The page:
Affect or effect? A writing coach breaks down the most common grammar mistakes in under 2 minutes

Writing coach and CUNY Journalism Press editor Timothy Harper tells us some of the most common grammar mistakes and easy ways to avoid them.


Further and farther: “farther” means distance, “further” means more into it. If you’re talking about distance, it has to be “farther.”

I think anybody in the writing or editing business has their list of pet peeves, I brought mine.

I’ve been seeing a lot of confusion lately with the word “peek,” pronounced peek, where “peek,” “peak” and “pique,” which means indignation.

I see a lot of confusion between “its” and “it’s.” It’s is a contraction, it means “it is.” “Its” is a possessive that means something belongs. “The team lost its first six games.” “Its” is I-T-S.

“Your” and “you’re,” that’s another case of a contraction where “you’re” stands for “you are.”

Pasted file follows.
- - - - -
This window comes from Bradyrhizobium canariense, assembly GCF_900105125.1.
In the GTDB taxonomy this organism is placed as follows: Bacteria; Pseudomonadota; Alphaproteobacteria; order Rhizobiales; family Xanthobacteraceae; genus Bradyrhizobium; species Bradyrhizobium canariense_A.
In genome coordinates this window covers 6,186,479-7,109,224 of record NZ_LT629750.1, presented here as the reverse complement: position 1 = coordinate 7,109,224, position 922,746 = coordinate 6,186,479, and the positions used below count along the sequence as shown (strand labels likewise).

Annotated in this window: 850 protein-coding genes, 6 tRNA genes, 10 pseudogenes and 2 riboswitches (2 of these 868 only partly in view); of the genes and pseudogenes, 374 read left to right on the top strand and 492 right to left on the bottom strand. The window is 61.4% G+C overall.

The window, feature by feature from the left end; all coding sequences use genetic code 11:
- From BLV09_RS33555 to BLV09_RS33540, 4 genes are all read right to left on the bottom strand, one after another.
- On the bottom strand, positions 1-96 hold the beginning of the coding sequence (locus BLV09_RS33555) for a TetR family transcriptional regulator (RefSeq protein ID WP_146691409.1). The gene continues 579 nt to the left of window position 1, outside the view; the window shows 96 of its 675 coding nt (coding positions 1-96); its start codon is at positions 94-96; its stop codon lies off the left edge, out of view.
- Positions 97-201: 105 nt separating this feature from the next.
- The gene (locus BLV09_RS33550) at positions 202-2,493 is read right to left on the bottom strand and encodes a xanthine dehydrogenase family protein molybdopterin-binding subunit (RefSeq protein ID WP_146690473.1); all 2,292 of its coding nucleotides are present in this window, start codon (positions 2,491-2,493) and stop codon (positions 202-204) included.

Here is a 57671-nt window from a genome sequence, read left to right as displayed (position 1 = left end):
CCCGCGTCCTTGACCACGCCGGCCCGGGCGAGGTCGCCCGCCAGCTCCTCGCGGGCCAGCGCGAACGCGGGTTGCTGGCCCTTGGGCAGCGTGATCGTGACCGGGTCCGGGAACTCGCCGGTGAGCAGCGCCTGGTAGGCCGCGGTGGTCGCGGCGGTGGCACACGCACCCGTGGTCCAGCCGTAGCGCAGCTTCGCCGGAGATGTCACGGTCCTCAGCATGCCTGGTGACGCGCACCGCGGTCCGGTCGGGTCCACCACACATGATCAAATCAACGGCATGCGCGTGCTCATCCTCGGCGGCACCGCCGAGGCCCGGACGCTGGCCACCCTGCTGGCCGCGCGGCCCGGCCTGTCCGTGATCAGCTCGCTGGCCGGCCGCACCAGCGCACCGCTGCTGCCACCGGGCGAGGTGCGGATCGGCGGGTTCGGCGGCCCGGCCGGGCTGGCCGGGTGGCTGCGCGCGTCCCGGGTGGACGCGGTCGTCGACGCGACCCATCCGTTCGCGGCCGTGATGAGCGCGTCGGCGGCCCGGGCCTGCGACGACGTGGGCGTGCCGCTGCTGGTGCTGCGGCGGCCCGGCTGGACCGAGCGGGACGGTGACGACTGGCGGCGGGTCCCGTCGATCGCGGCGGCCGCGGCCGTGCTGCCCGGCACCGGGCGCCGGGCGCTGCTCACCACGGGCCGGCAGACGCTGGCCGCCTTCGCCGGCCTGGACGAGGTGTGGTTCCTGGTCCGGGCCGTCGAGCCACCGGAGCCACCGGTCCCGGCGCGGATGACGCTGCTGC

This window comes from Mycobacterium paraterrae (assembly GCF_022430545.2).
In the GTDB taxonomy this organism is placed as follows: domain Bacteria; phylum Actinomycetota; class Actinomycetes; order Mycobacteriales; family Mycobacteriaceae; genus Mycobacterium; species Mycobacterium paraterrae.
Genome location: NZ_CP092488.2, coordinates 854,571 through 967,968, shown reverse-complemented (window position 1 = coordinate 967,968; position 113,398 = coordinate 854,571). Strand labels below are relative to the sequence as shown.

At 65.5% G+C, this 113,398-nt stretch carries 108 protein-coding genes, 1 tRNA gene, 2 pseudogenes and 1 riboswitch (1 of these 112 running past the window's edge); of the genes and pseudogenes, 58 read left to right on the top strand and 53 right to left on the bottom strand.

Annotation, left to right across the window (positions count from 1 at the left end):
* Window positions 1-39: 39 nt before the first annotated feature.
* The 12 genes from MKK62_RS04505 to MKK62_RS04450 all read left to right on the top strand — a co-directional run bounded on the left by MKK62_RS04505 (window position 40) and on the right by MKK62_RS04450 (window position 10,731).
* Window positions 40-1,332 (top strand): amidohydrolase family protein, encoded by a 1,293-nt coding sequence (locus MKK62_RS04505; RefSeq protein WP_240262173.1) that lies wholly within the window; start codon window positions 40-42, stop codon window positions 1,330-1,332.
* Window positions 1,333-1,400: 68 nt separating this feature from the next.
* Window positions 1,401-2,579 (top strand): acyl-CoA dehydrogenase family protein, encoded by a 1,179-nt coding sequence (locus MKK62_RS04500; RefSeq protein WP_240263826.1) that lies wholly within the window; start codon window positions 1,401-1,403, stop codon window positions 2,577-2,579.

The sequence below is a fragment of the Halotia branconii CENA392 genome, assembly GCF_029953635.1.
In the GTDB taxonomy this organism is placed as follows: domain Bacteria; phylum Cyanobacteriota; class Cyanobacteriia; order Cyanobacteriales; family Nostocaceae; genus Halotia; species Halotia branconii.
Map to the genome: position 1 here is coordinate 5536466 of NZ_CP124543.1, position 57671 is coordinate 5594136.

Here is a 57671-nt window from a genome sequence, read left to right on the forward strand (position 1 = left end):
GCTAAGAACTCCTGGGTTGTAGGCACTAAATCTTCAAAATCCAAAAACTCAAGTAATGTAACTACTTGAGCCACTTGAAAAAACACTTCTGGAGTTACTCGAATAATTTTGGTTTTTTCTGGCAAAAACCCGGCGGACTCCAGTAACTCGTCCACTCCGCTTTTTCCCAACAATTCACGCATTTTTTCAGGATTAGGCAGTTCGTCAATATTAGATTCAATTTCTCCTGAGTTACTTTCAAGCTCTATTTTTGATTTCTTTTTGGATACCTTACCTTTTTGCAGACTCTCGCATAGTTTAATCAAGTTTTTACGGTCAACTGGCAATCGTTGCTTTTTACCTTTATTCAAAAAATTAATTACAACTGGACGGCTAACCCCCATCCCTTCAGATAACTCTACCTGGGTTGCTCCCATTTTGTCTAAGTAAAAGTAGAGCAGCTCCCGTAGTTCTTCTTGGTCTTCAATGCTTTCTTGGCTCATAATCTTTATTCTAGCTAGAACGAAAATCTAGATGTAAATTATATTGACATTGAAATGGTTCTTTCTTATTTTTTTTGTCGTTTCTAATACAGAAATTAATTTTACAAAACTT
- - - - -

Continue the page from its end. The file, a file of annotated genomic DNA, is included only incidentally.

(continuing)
“That made me nauseous.” No, it didn’t, it made you nauseated.

If something is nauseous, that’s what makes other people sick.

There’s often a lot of confusion between “since” and “because.” Sometimes we use them interchangeably and we shouldn’t. “I came home since the game was over.” No, you came home because the game was over.

Envy means when somebody else has something that you want or you admire or you really like. “I am envious of his ability to play basketball.”

Jealousy, being jealous, typically means something that we’re holding close that we have already and we want to keep, we want to protect, we don’t want anybody else to have it. It’s often used in a romantic sense.

Somebody is looking at your date for the prom, you might be jealous. You don’t want that person to be dancing with your date for the prom.

When you’re thinking of affect and effect, most often we think of affect as the verb. “This is how something affected me.” The effect is the fallout of that, what happened with that. “When we broke up, it really affected me. The effect was I was disappointed.”

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